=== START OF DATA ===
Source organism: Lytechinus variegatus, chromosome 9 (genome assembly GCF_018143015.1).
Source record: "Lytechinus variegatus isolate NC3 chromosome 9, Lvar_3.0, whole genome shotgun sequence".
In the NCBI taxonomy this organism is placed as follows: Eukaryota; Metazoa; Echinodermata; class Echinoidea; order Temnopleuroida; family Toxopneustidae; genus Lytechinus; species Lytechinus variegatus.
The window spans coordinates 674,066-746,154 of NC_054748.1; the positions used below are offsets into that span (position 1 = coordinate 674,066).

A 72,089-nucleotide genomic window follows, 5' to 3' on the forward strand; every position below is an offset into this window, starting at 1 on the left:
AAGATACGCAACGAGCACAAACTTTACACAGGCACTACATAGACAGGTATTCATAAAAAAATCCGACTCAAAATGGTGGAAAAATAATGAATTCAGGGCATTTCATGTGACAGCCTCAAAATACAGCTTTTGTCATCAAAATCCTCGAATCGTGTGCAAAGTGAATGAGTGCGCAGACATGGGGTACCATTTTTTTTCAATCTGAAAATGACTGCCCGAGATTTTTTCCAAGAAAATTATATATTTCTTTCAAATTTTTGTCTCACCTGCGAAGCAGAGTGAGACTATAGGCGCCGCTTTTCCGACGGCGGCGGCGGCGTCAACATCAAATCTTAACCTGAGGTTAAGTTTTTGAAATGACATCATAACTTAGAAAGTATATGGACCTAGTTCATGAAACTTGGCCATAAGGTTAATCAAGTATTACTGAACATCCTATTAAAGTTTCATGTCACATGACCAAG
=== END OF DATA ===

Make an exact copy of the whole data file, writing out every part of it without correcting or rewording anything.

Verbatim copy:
Source organism: Lytechinus variegatus, chromosome 9 (genome assembly GCF_018143015.1).
Source record: "Lytechinus variegatus isolate NC3 chromosome 9, Lvar_3.0, whole genome shotgun sequence".
In the NCBI taxonomy this organism is placed as follows: Eukaryota; Metazoa; Echinodermata; class Echinoidea; order Temnopleuroida; family Toxopneustidae; genus Lytechinus; species Lytechinus variegatus.
The window spans coordinates 674,066-746,154 of NC_054748.1; the positions used below are offsets into that span (position 1 = coordinate 674,066).

A 72,089-nucleotide genomic window follows, 5' to 3' on the forward strand; every position below is an offset into this window, starting at 1 on the left:
AAGATACGCAACGAGCACAAACTTTACACAGGCACTACATAGACAGGTATTCATAAAAAAATCCGACTCAAAATGGTGGAAAAATAATGAATTCAGGGCATTTCATGTGACAGCCTCAAAATACAGCTTTTGTCATCAAAATCCTCGAATCGTGTGCAAAGTGAATGAGTGCGCAGACATGGGGTACCATTTTTTTTCAATCTGAAAATGACTGCCCGAGATTTTTTCCAAGAAAATTATATATTTCTTTCAAATTTTTGTCTCACCTGCGAAGCAGAGTGAGACTATAGGCGCCGCTTTTCCGACGGCGGCGGCGGCGTCAACATCAAATCTTAACCTGAGGTTAAGTTTTTGAAATGACATCATAACTTAGAAAGTATATGGACCTAGTTCATGAAACTTGGCCATAAGGTTAATCAAGTATTACTGAACATCCTATTAAAGTTTCATGTCACATGACCAAG